So Frenchie, so chic (Montreal)

I arrived at another high quality hostel in Montreal in time to chime into the conversation of the two Australian guys and one Italian/Austrian/German lady in my room before sinking into another pleasant two hour nap. By this time an annoying head cold had come upon me, but it was not too dire.

After I had set my alarm, woke up, showered and got ready for unspecified evening events, the other three – who had been out having dinner – returned. After grabbing a schwarma kebab (I had not eaten) I joined them in the bar downstairs where enthusiastic Montreal rockabilly dancers were cutting a swing dancing rug to 50s rock music.

After a drink or two we headed out to see what we could find: the man at reception directed us to ‘the best club in Quebec’. We didn’t go into the downstairs club section but the bar section did not appear to be anything spectacular, at least not on a Wednesday night.

I Googled that there was a popular night at an Irish pub on a Wednesday. This place was a chain so I led us to the nearest one – however I imagine the popular night occurs at one of the other of the three venues, which was too far away for us. Nonetheless our location had a chilled out cover band duo and it suited me to sit and chat to this – especially as my head cold was making me feel inordinately tired.

We saw people going into a club or bar next door so went inside to check it out. There were a few people in this small circular bar of pumping music, but we all agreed we were tired and split a $9 taxi back at the not-too-early time of 1:30. As the only four people currently in our eight bed dorm it was very convenient to all go to bed at the same time and not have to be woken up by others coming in later.

After a fairly dodgy start to my sleep due to my worsening cold, I managed – with the help of some blessed night time cold and flu tablets I had with me – to sleep fairly immovably until 2pm. I then eventually dragged myself out and leisurely showered in the empty dorm before heading out to see Montreal.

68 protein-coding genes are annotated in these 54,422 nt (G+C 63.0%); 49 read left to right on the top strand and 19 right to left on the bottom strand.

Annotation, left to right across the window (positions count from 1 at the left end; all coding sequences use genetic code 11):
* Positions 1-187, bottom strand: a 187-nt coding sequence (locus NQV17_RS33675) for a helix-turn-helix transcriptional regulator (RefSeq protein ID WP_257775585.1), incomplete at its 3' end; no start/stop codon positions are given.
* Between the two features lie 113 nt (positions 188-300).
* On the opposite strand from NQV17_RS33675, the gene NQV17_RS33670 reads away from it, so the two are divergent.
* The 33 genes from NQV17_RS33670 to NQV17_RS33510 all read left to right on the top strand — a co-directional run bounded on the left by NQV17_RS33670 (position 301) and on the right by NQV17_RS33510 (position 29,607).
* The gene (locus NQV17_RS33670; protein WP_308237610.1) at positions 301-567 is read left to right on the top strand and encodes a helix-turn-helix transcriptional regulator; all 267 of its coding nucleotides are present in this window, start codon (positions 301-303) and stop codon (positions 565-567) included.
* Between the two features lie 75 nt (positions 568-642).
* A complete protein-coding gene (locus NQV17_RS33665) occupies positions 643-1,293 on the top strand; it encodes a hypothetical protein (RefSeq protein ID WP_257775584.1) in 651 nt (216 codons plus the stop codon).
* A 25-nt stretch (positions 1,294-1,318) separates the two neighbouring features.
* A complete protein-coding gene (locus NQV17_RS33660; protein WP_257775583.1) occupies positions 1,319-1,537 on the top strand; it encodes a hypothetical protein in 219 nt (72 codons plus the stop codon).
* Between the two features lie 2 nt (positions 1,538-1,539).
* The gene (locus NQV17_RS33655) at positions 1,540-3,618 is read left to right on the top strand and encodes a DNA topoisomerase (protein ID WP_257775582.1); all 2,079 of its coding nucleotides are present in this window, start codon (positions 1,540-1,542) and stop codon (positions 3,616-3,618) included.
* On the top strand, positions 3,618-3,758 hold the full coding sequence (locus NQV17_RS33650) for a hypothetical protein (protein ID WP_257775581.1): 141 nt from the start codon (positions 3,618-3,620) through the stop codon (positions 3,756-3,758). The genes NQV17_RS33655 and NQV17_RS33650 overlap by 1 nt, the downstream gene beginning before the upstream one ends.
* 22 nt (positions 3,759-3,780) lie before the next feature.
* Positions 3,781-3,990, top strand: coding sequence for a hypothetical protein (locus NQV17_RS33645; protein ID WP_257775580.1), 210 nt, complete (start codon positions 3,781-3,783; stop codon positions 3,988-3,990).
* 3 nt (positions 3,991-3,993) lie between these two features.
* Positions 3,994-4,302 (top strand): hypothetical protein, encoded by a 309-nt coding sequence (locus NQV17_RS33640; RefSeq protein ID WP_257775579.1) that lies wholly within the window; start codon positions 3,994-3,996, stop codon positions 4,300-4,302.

I was informed I needed to try poutine in Montreal (it is available all over Canada but it is meant to be specifically Quebecoise) so I googled a place called ‘Montreal Poutine’ and charted my course there on foot. It may have been the touristiest of the touristy places, but it did conveniently lead me to where I should be sight-seeing: Old Montreal.

I enjoyed my poutine with smoked meat, also apparently a Montreal specialty – although I supposed it was a tad underwhelming after the hype – on the sunny street before spending the rest of the afternoon wandering around and photographing the streets of old town. I popped into a chapel and saw the big Notre Dame from the outside, but I didn’t go in. I had a whole other day to explore more the next day – or so I thought.

I ended up back at the hostel at 6pm just as the other three had arrived from their day. They had just booked – woe – the last three tickets to a huge international student club party that was going on that night at a popular Montreal three story club.

Annoyed, because it seemed like a good opportunity to enjoy Montreal’s supposedly amazing clubbing, I went onto the Facebook event and was eventually able, through the wonders of Facebook messaging and bank transfers to another Canadian account, to secure a virtual ticket from a stranger who couldn’t go anymore. So I went with two of the others (the third was going to an ice hockey game) to dinner at an Asian restaurant before we had a beer in our room and headed to the club at 11.